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By Maeve Kane
In 1776, the American Revolution started. In New York, many Haudenosaunee (Iroquois) people lived in the same areas as colonists. But some Haudenosaunee people sided with the British. In Canajoharie, New York, the local government was angry with the Haudenosaunee people who had sided with the British. They also thought it was hard to claim New York with the Haudenosaunee living in it. In the fall of 1777, people in Canajoharie raided the homes of Molly Brant and other Haudenosaunee families. It was a scary nighttime attack. The attackers painted their faces black. They stole silver candlesticks, clothing, cash, window glass, and prayer books. They also dug up the graves of recently buried Haudenosaunee men. They stole blankets and coats from the graves. After the raid, many Haudenosaunee families fled. They went Niagara and Canada. These were places where the British were still in charge. That is where Molly Brant and her children stayed for most of the rest of the war.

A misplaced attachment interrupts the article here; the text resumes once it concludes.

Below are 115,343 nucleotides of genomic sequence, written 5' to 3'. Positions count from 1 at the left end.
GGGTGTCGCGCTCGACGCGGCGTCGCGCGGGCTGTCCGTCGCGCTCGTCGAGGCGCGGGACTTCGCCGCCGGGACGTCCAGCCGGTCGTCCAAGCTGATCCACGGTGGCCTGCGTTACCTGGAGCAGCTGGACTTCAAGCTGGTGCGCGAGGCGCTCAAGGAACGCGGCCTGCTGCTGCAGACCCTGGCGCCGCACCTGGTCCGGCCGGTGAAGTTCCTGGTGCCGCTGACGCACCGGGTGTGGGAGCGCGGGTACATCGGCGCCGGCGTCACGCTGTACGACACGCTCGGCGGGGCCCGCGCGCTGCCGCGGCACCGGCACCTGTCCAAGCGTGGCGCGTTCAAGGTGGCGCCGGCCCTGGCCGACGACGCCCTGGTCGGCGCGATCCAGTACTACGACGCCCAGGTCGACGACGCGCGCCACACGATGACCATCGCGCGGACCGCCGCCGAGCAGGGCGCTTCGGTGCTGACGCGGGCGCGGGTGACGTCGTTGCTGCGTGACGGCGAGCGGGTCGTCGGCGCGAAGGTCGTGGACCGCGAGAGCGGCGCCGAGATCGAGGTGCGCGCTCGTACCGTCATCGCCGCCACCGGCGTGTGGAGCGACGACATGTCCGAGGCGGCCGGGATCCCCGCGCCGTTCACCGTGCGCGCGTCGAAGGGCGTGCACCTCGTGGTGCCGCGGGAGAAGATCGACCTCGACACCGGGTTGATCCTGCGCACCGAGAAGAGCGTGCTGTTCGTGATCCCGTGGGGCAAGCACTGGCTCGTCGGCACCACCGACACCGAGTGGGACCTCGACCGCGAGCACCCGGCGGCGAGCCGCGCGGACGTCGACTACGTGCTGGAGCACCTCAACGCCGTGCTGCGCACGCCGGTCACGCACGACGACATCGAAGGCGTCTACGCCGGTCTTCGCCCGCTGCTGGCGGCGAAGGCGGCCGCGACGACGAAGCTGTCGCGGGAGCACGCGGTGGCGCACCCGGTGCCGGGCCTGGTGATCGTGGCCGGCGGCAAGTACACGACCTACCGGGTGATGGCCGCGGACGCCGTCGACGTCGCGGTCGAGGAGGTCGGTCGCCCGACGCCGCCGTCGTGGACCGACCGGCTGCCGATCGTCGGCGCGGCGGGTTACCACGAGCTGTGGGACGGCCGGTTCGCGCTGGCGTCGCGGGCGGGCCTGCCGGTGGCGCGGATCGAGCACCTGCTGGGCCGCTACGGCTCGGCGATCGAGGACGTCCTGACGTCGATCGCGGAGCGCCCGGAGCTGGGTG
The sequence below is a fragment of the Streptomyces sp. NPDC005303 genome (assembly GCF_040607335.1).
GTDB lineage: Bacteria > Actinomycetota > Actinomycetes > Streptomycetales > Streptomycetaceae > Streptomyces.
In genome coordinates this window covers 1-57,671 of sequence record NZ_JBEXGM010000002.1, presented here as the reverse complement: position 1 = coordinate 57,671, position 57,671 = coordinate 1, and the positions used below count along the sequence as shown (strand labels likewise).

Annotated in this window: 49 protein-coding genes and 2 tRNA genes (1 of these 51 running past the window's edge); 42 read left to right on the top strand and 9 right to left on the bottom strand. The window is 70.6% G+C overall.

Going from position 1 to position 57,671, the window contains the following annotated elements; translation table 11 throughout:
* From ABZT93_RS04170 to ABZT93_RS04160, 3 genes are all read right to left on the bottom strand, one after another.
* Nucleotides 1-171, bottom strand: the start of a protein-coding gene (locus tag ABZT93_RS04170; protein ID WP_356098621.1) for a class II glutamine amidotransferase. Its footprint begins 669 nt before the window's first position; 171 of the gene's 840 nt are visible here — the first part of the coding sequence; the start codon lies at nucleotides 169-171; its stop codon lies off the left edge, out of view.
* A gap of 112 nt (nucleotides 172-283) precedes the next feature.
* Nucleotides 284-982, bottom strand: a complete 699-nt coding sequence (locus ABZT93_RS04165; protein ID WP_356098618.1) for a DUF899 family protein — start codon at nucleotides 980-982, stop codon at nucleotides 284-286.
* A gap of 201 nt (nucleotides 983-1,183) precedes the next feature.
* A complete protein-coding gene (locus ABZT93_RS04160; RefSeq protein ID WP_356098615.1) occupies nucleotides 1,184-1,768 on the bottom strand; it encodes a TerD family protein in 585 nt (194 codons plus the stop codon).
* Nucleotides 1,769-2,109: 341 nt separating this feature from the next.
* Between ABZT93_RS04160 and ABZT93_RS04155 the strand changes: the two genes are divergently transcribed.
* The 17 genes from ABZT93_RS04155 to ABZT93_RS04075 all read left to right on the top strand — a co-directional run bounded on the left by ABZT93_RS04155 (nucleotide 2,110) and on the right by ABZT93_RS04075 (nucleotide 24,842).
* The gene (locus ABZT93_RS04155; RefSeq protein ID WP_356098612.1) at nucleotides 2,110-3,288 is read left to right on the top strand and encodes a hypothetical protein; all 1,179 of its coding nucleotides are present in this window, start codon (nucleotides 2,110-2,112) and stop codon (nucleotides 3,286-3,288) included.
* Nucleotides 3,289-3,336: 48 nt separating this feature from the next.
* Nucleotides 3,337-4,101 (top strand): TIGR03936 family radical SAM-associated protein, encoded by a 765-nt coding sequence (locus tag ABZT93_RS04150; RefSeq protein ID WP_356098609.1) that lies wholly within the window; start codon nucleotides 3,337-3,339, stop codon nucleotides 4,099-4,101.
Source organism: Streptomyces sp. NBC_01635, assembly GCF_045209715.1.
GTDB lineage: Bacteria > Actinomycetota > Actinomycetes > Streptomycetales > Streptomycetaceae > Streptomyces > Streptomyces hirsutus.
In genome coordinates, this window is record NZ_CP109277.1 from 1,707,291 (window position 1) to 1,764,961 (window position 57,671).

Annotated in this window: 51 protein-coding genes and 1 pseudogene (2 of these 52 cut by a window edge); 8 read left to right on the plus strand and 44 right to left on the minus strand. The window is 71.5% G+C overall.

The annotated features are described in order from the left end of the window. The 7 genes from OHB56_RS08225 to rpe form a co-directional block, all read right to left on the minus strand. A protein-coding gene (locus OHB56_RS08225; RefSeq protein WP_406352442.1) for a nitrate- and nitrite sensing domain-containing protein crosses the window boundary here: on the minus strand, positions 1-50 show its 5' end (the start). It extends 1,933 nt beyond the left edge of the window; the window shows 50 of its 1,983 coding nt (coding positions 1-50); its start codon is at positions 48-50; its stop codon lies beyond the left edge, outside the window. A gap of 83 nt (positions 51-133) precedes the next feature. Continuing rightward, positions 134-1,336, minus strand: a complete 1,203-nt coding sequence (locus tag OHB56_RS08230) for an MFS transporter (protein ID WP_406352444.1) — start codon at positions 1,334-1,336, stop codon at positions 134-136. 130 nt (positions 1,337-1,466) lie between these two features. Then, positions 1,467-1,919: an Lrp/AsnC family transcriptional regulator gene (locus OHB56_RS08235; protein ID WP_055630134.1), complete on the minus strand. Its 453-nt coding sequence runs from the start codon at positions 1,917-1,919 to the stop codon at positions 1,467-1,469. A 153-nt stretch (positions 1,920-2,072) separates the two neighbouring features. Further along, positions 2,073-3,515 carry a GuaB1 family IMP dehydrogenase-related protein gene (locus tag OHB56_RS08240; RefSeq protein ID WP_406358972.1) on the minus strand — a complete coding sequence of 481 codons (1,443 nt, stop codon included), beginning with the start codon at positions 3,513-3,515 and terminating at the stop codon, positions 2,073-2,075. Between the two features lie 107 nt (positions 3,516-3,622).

Did You Know?
- Molly Brant was the sister of Joseph Brant, a Mohawk Chief and ally of the British during the American Revolution.
- Molly lived at Johnson Hall with Sir William Johnson where they had eight children together.
- After the war, Molly moved to Kingston,Ontario, Canada and received a military pension for her service to the British. She died in 1796.
- Johnson Hall State Historic Site
Johnson Hall was the 1763 Georgian-style estate of Irish immigrant Sir William Johnson (1715–1774) and his wife, Molly Brant, a Mohawk Indian, and their eight children.
- Fort Stanwix
In 1777, it was Molly that sent word to Sir John Johnson’s and Joseph Brant’s forces that Herkimer was marching to rescue the besieged Fort Schuyler (Stanwix). As a result of these actions, she was forced to flee her home in the Mohawk Valley, leaving it behind to be plundered and occupied.
- Newtown Defense
There are several historical markers throughout the Mohawk Valley documenting the involvement of New York’s indigenous communities in the American Revolution. You can find additional markers at the William G. Pomeroy Foundation’s Historic Marker Map website.